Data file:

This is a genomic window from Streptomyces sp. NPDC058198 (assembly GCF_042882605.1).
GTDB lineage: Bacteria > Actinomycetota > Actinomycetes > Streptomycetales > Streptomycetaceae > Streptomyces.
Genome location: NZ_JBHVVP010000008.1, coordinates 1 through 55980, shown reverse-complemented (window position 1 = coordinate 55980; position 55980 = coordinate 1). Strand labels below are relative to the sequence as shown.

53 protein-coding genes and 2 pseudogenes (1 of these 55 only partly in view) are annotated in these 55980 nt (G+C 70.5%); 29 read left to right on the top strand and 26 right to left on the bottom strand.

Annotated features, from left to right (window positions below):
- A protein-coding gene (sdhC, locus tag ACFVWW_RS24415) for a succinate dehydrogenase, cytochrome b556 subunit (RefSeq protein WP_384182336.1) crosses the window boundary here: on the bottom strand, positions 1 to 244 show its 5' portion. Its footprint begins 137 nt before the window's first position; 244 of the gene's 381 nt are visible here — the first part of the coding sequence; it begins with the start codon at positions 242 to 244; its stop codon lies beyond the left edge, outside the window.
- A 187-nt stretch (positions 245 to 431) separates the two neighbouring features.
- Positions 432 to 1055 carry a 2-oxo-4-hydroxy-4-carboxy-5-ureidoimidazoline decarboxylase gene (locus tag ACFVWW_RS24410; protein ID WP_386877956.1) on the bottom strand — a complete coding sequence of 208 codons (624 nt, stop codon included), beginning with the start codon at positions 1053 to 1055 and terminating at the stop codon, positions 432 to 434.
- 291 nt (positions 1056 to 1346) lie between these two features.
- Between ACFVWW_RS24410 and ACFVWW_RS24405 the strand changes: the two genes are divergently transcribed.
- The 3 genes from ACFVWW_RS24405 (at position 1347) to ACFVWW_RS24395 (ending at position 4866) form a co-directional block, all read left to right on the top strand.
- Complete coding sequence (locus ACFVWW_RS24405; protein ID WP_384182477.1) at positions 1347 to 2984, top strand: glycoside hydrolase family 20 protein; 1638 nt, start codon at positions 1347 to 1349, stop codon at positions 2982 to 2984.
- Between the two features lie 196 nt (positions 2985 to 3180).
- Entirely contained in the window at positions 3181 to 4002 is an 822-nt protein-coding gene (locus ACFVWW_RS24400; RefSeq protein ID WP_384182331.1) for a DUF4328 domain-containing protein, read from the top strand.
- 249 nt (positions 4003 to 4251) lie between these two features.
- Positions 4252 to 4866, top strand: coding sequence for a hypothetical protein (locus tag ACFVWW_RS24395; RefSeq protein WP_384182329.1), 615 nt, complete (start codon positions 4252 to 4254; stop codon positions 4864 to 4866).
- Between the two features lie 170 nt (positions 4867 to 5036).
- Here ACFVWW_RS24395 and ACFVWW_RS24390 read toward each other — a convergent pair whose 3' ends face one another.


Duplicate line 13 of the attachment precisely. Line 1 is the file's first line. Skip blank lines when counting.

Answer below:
- Between the two features lie 196 nt (positions 2985 to 3180).